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Setting up slave machine for Hudson/Jenkins

Jenkins (renamed version of Hudson) is very powerful automation tool that enables you to create continuos integration or even continuos development on your project. If you plan to work on project in team and expected that time of project will be more than 1-2 month than you must spend some time and setup automation builds. Jenkins is one of the tools that provide with good quality web-interface for  automatic build. In this article I’ll talk about setup of remote build of your project.

What is remote build and why you may need it. Our project has a big scale so one large node on amazon is not enough for it. Setting up to different nodes was not easy (we have dependencies from 3rd party services and for each node we need to ask a new keys from this services). To solve this problem we decided to move all processes that require cpu time and a lot of memory to another node and run them on the separate node. Processes that have been moved to another node: build of client, running selenium, some monitoring tasks. I’ll provide an instruction below how to setup slave node for jenkins because it is not clear from documentation.

First of all you need to setup a slave machine. Here are steps how to do this (manual is for linux based servers):

  1. On slave machine generate ssh-key pair (ssh-keygen). You’ll have a 2 files: <your keyname> and <your keyname>.pub
  2. Add private key to the authorized keys to user which will be start slave. (add a string from <your keyname>.pub to the ~/.ssh/authorized_keys). More details about this steps you can find here.
  3. Move private key to the host machine in any way you can (ftp, mail, scp, etc) and put it to some location (e.g ~/jenkinsuser/.ssh/), make this file readable for jenkins user only.
  4.  Go to the Administration -> Manage Hudson -> Manage Nodes -> New Node
  5. Select Dumb Slave
  6. Provide number of executors equals the CPU number on slave computer or less.
  7. Provide some directory where slave will be held its temp info (for example, /var/jenkins/)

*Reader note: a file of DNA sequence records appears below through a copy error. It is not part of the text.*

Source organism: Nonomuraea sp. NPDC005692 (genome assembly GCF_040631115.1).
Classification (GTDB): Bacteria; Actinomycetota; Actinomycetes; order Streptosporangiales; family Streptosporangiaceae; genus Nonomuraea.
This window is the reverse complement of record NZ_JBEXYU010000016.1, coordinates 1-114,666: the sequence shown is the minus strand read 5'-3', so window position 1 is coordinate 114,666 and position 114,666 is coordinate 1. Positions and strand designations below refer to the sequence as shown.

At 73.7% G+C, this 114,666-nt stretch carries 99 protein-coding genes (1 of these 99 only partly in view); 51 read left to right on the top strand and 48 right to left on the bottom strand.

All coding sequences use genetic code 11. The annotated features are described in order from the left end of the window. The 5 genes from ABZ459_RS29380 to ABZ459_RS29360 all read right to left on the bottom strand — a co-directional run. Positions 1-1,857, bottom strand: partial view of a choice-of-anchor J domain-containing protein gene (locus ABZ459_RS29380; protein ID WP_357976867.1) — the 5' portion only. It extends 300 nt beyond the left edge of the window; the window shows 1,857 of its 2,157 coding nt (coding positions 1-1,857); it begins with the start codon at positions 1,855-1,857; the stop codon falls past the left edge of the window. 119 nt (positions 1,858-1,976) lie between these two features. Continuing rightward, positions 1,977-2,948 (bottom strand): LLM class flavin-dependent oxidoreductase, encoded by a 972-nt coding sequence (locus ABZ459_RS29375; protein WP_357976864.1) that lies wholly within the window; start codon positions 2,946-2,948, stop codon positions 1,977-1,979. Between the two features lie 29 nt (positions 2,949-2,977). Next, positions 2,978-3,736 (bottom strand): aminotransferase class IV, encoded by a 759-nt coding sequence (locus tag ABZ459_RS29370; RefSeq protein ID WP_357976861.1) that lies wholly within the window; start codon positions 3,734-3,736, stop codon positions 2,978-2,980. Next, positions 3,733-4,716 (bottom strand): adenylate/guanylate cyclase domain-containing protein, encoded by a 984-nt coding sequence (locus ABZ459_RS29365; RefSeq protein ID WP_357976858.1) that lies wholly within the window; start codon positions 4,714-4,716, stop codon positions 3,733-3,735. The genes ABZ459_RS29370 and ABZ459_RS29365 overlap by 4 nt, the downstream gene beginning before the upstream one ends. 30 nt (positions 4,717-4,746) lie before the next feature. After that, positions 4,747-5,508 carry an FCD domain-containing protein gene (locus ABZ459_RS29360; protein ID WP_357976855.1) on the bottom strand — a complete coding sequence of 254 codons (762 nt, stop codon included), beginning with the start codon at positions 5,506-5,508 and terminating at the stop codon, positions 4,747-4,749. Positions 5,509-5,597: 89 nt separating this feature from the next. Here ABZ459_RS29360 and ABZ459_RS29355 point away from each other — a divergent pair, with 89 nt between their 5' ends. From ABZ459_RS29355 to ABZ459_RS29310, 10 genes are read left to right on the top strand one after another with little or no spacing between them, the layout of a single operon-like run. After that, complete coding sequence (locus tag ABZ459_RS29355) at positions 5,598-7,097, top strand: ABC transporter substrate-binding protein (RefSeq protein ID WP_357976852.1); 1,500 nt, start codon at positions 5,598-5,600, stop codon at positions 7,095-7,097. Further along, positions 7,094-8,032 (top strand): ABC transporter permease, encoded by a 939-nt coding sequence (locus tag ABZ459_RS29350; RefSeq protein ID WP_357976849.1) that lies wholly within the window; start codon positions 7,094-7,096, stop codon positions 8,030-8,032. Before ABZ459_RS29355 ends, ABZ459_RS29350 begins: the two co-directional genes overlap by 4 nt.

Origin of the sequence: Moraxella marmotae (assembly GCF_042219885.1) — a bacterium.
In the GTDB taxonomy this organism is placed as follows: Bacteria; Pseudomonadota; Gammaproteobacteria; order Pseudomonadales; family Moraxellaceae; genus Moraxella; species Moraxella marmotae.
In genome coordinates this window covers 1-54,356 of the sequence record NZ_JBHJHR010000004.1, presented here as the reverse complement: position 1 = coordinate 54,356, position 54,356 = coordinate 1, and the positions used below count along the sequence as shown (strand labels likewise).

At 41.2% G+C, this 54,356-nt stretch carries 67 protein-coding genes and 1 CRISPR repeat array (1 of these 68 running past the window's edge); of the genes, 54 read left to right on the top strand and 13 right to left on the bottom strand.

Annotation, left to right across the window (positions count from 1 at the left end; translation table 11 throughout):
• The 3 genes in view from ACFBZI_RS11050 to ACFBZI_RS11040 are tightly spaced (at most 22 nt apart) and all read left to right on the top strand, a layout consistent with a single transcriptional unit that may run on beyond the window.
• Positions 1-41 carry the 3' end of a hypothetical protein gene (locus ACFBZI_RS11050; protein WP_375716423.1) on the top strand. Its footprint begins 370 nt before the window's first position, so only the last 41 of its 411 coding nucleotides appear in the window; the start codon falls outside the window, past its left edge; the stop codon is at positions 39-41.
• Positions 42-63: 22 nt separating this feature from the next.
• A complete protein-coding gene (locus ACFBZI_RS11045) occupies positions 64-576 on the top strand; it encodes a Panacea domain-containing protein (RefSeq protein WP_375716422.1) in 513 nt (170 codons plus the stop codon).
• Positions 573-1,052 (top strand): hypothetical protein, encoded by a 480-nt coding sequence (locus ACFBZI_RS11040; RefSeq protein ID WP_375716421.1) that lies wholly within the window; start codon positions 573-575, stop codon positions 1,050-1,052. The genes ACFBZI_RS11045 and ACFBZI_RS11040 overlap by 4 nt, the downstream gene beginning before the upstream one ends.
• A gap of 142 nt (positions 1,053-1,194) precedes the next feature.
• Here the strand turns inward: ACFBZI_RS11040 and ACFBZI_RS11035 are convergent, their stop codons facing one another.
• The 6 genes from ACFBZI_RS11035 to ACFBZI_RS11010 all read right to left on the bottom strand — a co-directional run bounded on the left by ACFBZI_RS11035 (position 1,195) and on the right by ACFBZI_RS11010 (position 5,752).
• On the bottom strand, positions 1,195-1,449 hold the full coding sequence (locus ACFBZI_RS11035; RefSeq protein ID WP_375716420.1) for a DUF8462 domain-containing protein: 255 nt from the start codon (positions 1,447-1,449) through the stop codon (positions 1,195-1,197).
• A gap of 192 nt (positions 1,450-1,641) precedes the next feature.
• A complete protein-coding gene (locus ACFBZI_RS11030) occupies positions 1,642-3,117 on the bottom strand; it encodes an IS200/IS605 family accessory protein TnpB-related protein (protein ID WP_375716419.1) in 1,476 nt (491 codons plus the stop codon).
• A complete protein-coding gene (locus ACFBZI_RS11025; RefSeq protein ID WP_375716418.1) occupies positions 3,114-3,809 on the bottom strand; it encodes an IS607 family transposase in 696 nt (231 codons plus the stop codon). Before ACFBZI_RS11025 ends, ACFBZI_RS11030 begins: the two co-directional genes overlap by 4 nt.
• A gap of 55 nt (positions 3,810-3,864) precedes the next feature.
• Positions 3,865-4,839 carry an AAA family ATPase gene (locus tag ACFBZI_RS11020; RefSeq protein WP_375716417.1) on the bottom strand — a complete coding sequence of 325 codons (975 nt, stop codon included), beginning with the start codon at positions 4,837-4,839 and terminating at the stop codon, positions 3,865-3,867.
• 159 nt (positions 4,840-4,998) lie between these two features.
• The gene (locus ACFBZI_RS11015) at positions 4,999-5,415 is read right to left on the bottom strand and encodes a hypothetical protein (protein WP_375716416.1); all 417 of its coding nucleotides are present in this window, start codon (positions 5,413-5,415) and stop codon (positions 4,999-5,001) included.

8. Select Launch method: “Launch slave machines on Unix via ssh”
  9. Provide user and key in the fields.
  10. Provide all others options that you need.
  11. Click save and enjoy. In some minutes your slave node will be started.

Nothing hard till now? Isn’t it?

Ok. Now you have your slave up and running. Jenkins will try to keep it up as long as it can.

Here you can see all slave nodes you’ve setup. Remember the name of those here you want to create a task.

To run task on remote node you need to specify this node in the task details in the Restrict where this project can be build.

See screenshot for example:

After this setup this job will be run only on this slave node.

If you want to receive something after this job will finished you can select checkbox in Post-build actions “Build other projects” and create another project that will receive a data from your slave machine. Receiving command can be like this:

scp -i /Users/user/.ssh/key jenkinsuser@yourslavehost:path_to_file where_put_file

This is all you need to do to setup slave machine. Hope this will help you!

  1. carter
    August 17th, 2012 at 14:33 | #1

    Do you need the ssh slave plugin for this?

    • August 17th, 2012 at 17:41 | #2

      Yes, you need this plugin, but it is setup by default in every fresh Jenkins installation.
      Thank you, I’ll update the post with this info as prerequisite.

      • Anonymous
        October 3rd, 2012 at 09:43 | #3

        Actually no, it isn’t.

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